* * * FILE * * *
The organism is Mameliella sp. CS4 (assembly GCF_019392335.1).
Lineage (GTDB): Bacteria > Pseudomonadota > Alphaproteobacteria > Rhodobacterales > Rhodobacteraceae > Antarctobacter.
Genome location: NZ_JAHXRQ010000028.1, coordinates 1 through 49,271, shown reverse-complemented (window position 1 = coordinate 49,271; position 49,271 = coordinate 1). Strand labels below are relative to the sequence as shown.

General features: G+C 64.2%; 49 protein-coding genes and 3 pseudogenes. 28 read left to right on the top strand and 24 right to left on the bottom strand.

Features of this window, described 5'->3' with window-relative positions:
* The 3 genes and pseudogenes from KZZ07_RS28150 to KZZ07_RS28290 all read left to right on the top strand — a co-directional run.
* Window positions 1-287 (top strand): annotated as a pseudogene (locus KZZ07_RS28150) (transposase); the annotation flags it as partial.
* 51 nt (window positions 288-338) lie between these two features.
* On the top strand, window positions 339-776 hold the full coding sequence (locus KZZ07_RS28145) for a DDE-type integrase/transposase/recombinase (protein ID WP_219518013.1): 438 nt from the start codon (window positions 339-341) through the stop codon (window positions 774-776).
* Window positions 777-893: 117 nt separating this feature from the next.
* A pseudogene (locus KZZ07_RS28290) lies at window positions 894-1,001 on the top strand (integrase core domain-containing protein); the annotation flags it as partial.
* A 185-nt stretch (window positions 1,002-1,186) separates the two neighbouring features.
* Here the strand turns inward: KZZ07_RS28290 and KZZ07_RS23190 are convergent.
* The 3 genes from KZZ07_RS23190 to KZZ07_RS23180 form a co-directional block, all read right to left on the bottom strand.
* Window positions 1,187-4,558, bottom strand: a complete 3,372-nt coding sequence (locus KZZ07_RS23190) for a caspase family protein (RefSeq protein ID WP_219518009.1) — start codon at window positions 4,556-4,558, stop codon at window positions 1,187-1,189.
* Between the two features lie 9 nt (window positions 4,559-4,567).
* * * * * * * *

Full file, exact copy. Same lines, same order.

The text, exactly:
The organism is Mameliella sp. CS4 (assembly GCF_019392335.1).
Lineage (GTDB): Bacteria > Pseudomonadota > Alphaproteobacteria > Rhodobacterales > Rhodobacteraceae > Antarctobacter.
Genome location: NZ_JAHXRQ010000028.1, coordinates 1 through 49,271, shown reverse-complemented (window position 1 = coordinate 49,271; position 49,271 = coordinate 1). Strand labels below are relative to the sequence as shown.

General features: G+C 64.2%; 49 protein-coding genes and 3 pseudogenes. 28 read left to right on the top strand and 24 right to left on the bottom strand.

Features of this window, described 5'->3' with window-relative positions:
* The 3 genes and pseudogenes from KZZ07_RS28150 to KZZ07_RS28290 all read left to right on the top strand — a co-directional run.
* Window positions 1-287 (top strand): annotated as a pseudogene (locus KZZ07_RS28150) (transposase); the annotation flags it as partial.
* 51 nt (window positions 288-338) lie between these two features.
* On the top strand, window positions 339-776 hold the full coding sequence (locus KZZ07_RS28145) for a DDE-type integrase/transposase/recombinase (protein ID WP_219518013.1): 438 nt from the start codon (window positions 339-341) through the stop codon (window positions 774-776).
* Window positions 777-893: 117 nt separating this feature from the next.
* A pseudogene (locus KZZ07_RS28290) lies at window positions 894-1,001 on the top strand (integrase core domain-containing protein); the annotation flags it as partial.
* A 185-nt stretch (window positions 1,002-1,186) separates the two neighbouring features.
* Here the strand turns inward: KZZ07_RS28290 and KZZ07_RS23190 are convergent.
* The 3 genes from KZZ07_RS23190 to KZZ07_RS23180 form a co-directional block, all read right to left on the bottom strand.
* Window positions 1,187-4,558, bottom strand: a complete 3,372-nt coding sequence (locus KZZ07_RS23190) for a caspase family protein (RefSeq protein ID WP_219518009.1) — start codon at window positions 4,556-4,558, stop codon at window positions 1,187-1,189.
* Between the two features lie 9 nt (window positions 4,559-4,567).